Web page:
Performance and Fuel Cost Advantage. New combined cycle gas turbines have heat rates of 6,500 Btu/KWh, compared to the average existing coal plant with 10,500 Btu/KWh, meaning the new gas plants are almost twice as efficient. Plus, a result of cheap and plentiful shale gas and lack of pipeline takeaway capacity, gas fuel prices in the Mid-Atlantic are extremely low (i.e. another supply glut).

Expiring Bonus Depreciation. The phase down and looming expiration of the federal bonus depreciation subsidy may also be contributing the rush to build new gas assets. Eligible assets placed in service by the end of 2018 qualify for 40% bonus depreciation, and those placed in service before the end of 2019 qualify for 30% bonus depreciation, prior to the program expiring.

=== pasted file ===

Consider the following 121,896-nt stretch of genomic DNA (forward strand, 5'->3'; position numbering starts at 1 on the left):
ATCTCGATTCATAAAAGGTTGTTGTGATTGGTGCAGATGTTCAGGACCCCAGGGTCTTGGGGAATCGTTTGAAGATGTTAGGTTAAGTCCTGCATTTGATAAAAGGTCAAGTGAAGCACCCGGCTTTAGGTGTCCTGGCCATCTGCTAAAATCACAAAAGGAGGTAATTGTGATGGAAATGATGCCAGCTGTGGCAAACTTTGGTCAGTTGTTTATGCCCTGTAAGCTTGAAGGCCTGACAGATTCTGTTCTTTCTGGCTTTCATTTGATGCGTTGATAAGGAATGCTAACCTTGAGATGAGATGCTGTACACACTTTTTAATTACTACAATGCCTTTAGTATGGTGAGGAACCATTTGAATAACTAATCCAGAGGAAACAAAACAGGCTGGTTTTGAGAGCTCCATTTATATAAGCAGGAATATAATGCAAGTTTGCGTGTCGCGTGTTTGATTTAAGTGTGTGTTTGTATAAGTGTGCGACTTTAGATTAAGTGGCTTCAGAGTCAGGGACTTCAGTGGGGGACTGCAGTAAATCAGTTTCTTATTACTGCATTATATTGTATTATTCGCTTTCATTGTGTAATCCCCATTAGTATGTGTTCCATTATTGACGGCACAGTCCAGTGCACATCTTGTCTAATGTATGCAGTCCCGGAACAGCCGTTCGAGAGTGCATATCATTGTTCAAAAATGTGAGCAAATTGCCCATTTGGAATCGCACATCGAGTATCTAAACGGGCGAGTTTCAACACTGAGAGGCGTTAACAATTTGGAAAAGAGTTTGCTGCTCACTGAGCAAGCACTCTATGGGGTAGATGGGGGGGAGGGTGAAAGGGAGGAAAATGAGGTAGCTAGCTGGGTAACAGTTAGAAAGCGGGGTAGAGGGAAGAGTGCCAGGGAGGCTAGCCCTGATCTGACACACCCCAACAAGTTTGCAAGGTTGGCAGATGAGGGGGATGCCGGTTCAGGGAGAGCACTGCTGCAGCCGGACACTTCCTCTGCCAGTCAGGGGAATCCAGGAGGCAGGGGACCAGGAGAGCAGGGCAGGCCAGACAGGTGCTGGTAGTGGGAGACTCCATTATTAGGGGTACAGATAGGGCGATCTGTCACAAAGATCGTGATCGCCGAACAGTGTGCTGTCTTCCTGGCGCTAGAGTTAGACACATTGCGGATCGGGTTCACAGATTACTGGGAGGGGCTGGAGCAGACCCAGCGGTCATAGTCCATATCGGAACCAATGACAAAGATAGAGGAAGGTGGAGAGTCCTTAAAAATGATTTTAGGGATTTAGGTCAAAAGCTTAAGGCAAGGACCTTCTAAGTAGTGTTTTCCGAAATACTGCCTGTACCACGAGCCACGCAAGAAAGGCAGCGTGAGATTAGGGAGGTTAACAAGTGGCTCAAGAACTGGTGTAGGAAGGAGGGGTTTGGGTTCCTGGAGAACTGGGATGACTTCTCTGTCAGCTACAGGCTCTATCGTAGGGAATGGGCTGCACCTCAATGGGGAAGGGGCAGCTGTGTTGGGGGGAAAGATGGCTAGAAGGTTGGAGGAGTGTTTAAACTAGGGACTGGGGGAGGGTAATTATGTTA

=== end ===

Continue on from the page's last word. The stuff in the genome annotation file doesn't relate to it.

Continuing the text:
Once in a Lifetime Window of Opportunity. Combining high heat rates with low fuel costs means these new gas units will be dispatched earlier in the energy market supply stack, reducing run times for higher cost units. Basically, once these units are built, they will operationally out-compete many of their peers in the market. Suppressed energy and capacity market prices are hurting coal and nuclear, but reduced energy market run times will hit coal even harder.  If gas prices ever rise, the oldest coal (and other capacity) will be long gone, bringing capacity prices back up. The less efficient gas plants will be on the margin in the energy market, boosting revenues to the new fleet of high efficiency gas plants.

So, what does this mean for baseload coal and nuclear generation?